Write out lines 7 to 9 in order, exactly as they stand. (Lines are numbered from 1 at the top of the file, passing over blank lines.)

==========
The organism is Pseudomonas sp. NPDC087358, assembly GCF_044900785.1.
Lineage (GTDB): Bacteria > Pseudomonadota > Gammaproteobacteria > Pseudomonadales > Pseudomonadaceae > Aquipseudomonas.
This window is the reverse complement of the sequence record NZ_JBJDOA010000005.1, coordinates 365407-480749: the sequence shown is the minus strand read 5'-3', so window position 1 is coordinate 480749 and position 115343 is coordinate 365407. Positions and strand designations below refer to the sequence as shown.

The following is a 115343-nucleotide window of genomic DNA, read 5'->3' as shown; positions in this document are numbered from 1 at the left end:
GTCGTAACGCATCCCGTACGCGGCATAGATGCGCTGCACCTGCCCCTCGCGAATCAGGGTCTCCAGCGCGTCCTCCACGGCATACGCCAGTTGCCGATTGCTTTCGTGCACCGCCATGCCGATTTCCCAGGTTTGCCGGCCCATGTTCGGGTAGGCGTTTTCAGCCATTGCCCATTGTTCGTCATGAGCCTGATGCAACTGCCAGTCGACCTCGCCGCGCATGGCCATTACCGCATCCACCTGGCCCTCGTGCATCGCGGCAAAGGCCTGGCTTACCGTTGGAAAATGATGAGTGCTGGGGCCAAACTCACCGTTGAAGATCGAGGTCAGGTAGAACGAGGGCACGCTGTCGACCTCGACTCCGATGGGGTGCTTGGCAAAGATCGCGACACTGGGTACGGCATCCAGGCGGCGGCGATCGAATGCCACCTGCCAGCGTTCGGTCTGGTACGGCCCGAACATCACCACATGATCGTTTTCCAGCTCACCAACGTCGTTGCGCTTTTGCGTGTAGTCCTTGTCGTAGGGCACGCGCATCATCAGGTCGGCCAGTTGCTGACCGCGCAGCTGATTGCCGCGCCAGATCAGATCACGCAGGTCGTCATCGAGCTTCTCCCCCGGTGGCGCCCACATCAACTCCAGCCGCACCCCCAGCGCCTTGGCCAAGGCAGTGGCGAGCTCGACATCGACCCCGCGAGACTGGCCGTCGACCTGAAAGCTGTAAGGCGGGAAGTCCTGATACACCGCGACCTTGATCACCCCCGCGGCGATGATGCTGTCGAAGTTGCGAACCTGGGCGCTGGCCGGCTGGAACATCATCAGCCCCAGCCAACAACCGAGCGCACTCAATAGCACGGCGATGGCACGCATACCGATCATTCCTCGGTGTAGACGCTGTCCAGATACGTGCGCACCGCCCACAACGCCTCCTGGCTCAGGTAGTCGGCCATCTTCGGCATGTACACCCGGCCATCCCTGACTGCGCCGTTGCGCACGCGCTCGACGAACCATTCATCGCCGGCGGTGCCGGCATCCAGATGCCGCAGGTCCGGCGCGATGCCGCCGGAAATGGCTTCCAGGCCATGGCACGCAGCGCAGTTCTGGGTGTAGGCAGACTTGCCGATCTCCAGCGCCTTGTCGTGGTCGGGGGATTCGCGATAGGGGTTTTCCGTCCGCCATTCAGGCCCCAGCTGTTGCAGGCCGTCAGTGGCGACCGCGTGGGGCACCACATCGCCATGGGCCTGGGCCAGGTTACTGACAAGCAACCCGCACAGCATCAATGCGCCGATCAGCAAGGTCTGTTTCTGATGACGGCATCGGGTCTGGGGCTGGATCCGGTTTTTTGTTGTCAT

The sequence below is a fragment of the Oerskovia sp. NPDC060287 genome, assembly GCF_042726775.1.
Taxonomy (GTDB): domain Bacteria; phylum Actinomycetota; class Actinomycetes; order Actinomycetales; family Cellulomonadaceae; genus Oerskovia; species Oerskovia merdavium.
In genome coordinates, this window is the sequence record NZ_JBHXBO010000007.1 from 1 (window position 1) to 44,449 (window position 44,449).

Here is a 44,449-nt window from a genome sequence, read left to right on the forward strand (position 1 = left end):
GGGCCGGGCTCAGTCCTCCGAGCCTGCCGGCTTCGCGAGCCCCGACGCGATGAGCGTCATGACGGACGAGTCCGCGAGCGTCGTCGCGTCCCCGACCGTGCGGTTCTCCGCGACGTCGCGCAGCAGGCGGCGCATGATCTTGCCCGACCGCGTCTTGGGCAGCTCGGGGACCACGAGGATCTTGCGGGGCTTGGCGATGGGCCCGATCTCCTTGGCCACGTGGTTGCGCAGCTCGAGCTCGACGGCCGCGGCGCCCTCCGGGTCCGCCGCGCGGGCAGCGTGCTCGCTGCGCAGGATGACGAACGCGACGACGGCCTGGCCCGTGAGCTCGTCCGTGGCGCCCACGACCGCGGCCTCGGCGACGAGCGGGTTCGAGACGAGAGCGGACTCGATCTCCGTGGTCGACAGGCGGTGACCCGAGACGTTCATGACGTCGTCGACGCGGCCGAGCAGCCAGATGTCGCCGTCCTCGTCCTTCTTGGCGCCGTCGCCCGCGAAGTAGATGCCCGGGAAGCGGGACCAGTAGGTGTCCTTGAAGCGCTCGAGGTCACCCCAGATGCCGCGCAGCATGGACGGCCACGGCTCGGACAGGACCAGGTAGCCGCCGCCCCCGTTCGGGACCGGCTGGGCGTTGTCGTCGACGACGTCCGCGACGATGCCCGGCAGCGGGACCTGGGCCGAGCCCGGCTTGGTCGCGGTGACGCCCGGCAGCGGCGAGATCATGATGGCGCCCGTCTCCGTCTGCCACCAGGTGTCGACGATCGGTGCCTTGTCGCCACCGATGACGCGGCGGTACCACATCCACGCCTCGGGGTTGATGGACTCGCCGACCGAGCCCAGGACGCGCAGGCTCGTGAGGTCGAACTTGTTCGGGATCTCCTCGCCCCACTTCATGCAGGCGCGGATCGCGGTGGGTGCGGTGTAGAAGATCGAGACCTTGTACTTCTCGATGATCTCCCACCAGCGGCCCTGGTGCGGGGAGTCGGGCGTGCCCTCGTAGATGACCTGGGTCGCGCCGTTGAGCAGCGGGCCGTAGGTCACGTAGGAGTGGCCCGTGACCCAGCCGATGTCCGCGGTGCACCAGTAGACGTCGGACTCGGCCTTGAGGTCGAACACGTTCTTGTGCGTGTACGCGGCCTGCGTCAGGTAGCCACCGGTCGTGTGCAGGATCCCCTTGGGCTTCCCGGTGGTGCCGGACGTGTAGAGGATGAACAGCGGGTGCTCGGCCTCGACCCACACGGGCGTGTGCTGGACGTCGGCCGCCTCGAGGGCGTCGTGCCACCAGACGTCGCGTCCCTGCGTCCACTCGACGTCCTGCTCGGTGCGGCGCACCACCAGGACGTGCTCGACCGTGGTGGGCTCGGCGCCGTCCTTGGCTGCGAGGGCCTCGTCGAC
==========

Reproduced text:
Taxonomy (GTDB): domain Bacteria; phylum Actinomycetota; class Actinomycetes; order Actinomycetales; family Cellulomonadaceae; genus Oerskovia; species Oerskovia merdavium.
In genome coordinates, this window is the sequence record NZ_JBHXBO010000007.1 from 1 (window position 1) to 44,449 (window position 44,449).

Here is a 44,449-nt window from a genome sequence, read left to right on the forward strand (position 1 = left end):